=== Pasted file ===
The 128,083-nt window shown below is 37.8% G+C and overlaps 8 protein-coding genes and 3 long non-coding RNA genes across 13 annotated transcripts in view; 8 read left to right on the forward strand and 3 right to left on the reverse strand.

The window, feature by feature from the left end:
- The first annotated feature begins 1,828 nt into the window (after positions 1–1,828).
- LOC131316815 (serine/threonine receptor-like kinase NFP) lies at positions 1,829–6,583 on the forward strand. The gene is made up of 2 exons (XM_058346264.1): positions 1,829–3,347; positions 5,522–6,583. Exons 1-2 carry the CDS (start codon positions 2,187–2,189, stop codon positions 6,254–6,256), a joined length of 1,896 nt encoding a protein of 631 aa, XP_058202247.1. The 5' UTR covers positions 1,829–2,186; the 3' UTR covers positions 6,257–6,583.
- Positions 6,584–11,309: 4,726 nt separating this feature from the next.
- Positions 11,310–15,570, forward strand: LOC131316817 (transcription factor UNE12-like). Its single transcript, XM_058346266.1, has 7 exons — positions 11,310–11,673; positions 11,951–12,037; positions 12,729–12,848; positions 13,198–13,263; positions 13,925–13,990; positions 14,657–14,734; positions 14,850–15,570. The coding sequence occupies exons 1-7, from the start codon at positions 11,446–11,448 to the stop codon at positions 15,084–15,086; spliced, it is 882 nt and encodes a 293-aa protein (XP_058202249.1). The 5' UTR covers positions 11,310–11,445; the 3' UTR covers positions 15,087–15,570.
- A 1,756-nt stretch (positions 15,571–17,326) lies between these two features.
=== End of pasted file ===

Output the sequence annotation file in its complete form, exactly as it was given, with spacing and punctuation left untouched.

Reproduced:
The 128,083-nt window shown below is 37.8% G+C and overlaps 8 protein-coding genes and 3 long non-coding RNA genes across 13 annotated transcripts in view; 8 read left to right on the forward strand and 3 right to left on the reverse strand.

The window, feature by feature from the left end:
- The first annotated feature begins 1,828 nt into the window (after positions 1–1,828).
- LOC131316815 (serine/threonine receptor-like kinase NFP) lies at positions 1,829–6,583 on the forward strand. The gene is made up of 2 exons (XM_058346264.1): positions 1,829–3,347; positions 5,522–6,583. Exons 1-2 carry the CDS (start codon positions 2,187–2,189, stop codon positions 6,254–6,256), a joined length of 1,896 nt encoding a protein of 631 aa, XP_058202247.1. The 5' UTR covers positions 1,829–2,186; the 3' UTR covers positions 6,257–6,583.
- Positions 6,584–11,309: 4,726 nt separating this feature from the next.
- Positions 11,310–15,570, forward strand: LOC131316817 (transcription factor UNE12-like). Its single transcript, XM_058346266.1, has 7 exons — positions 11,310–11,673; positions 11,951–12,037; positions 12,729–12,848; positions 13,198–13,263; positions 13,925–13,990; positions 14,657–14,734; positions 14,850–15,570. The coding sequence occupies exons 1-7, from the start codon at positions 11,446–11,448 to the stop codon at positions 15,084–15,086; spliced, it is 882 nt and encodes a 293-aa protein (XP_058202249.1). The 5' UTR covers positions 11,310–11,445; the 3' UTR covers positions 15,087–15,570.
- A 1,756-nt stretch (positions 15,571–17,326) lies between these two features.